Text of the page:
What do you do when you see someone acting in such a way you would think “that’s a bit weird?”
For example, where a child covers his ears and screams to his mum “That’s too loud!!”, but for you, it is just the sound of a train passing through the tunnel. It is not loud at all but for someone who is autistic, it is. For them, it is like trying to walk on the road while being surrounded by fireworks!
My son Gabriel would always wear his headphones to listen to music in order to escape his surroundings whenever we are at a party. The fact that he agrees to even attend at all is a BIG bonus for me and my husband! He otherwise prefers to stay at home, but I have told him that you must see another human being’s face besides just mommy and daddy’s. I would even mention that he may have the opportunity to see the girl of his dreams, to which he would reply:
“Mom, stop, it! You are being ridiculous!”.
But being an obedient son, he would then go on to say:
“Okay, I will go to the party, but I need my headphones. Will dad come too?”
“Of course!” I respond back.
He is not bothered by what the host or guests say or think when they see him listening to his own music as opposed to socialising with other guests. His pair of headphones is his mate (his dad too) and is also his portable sanctuary! It protects him from all those unwanted, excessively loud noises at a party. He can be in his own secluded world and won’t be bothered by anyone, not even me, his own mom. Of course, he does not wear his headphones all the time especially when the loud party noises have subsided. When we hear “the host is now ready to speak so everyone, please be quiet!!” I could then talk to him and ask him whether he wants another slice of cake, for which he has a sweet tooth. As it is a party and he hardly attends any, why not??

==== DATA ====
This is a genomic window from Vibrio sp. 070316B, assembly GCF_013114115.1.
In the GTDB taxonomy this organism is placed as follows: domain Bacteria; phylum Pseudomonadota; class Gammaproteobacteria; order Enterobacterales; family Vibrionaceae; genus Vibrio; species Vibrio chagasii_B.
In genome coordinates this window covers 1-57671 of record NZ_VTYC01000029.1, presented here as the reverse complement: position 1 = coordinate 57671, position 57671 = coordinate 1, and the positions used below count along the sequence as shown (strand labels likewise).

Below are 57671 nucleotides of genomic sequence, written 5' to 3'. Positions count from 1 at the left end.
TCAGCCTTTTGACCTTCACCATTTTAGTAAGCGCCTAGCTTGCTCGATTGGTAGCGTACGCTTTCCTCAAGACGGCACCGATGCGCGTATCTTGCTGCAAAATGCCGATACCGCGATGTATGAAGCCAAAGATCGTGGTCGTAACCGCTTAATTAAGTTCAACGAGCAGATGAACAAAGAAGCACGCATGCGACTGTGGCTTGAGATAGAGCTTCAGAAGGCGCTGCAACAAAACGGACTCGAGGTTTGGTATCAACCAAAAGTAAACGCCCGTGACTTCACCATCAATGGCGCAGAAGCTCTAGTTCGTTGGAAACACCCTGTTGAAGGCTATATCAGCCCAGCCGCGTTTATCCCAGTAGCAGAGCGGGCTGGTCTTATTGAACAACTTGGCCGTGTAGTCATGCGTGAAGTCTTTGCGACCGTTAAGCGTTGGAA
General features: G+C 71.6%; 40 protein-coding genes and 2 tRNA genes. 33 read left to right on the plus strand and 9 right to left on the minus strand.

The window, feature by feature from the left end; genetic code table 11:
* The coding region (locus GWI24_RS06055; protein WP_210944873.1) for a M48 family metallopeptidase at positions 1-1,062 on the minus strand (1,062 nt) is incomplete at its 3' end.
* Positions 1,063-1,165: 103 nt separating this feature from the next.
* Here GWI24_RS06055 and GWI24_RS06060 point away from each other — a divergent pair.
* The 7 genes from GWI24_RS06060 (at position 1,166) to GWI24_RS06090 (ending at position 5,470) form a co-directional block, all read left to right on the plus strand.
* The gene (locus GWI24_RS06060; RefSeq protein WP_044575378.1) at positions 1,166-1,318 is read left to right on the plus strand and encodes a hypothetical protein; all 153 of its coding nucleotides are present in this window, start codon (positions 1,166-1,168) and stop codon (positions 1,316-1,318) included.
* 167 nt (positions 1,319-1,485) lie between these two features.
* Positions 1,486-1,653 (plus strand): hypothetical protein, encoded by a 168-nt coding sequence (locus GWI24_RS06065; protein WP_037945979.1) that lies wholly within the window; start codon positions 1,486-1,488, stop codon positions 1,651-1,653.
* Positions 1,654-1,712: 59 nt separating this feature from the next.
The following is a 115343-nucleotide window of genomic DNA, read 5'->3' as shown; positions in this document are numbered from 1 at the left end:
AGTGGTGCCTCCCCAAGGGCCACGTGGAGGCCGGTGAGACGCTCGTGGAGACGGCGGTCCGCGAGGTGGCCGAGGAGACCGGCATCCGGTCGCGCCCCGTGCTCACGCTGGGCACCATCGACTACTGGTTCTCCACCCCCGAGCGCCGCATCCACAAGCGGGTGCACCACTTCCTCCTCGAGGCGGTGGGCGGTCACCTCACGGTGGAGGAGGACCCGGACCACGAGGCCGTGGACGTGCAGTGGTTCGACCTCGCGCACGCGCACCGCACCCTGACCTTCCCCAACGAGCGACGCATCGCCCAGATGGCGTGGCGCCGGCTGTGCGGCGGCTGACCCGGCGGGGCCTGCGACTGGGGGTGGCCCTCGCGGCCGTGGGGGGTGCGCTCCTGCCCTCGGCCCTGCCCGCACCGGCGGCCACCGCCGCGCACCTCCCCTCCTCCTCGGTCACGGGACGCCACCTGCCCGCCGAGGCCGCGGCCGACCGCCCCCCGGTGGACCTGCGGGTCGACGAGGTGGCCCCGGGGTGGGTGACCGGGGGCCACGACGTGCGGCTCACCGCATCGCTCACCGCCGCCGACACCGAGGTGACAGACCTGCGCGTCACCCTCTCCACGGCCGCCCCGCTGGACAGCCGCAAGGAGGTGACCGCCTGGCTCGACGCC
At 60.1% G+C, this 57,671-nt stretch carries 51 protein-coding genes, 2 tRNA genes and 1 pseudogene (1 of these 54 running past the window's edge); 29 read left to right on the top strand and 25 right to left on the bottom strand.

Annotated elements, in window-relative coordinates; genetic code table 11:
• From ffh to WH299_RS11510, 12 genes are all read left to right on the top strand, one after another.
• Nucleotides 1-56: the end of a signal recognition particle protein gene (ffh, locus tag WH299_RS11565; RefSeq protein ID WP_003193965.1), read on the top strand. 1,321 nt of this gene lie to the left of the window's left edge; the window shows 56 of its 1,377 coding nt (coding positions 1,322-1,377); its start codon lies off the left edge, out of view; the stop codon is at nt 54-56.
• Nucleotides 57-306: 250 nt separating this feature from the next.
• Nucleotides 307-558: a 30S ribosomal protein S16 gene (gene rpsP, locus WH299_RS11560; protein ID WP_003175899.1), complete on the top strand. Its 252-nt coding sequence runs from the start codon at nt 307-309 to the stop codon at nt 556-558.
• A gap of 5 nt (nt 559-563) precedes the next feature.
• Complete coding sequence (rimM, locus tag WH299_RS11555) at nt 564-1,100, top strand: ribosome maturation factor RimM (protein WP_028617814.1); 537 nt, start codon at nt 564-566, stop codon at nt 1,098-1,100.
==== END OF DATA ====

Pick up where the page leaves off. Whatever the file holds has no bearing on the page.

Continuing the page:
When Gabriel notices that a guest is about to burst a balloon, he would cover his ears! Why is that? Well for us, the sound of a balloon bursting is nothing to write home about. It makes my shoulder jerk a little bit, but that’s it! So, I would reassure my son that it is nothing, but he would insist in covering his ears. He would say something along the lines of “the sound of the balloon explodes in my head!” Yes of course! Sensory overload. What seems nothing for me, is not for him. I should put myself in his position. I know, I know! But sometimes you tend to forget.
So let me ask you, how do you react when you see something unusual? We are only human, so we tend to prejudge. In this particular situation, it is so easy to say, “what a spoiled child! Their parents probably pamper them too way too much, giving in to whatever they ask. What a shame!”
But hang on a minute! What you don’t know is that child or adult who has caught your attention has got autism. You must have heard about autism.
What Each and Every one of us Can Do
The problem with us neuro-typicals is that, we expect autistic people to behave the way we do. Should they? I must admit, I am often guilty of that as well. We fail to understand that the way they see, smell, hear, touch the things around them is different from us.
Once I realise that my son sees differently the way I see things, I then go on to listen to his explanation and I put myself in his shoes. How would I feel if “something explodes in my head?” How would I feel if I don’t want to be hugged and then someone just hug me? How would I feel if I don’t understand someone’s body language? When I then put myself in his shoes, two things happen:
- Acceptance – I begin to accept that his perspective is different from mine and there is NO way I can change that.
- My heart softens and I become more patient and UNDERSTANDING!
When you try to understand… they indeed thrive!
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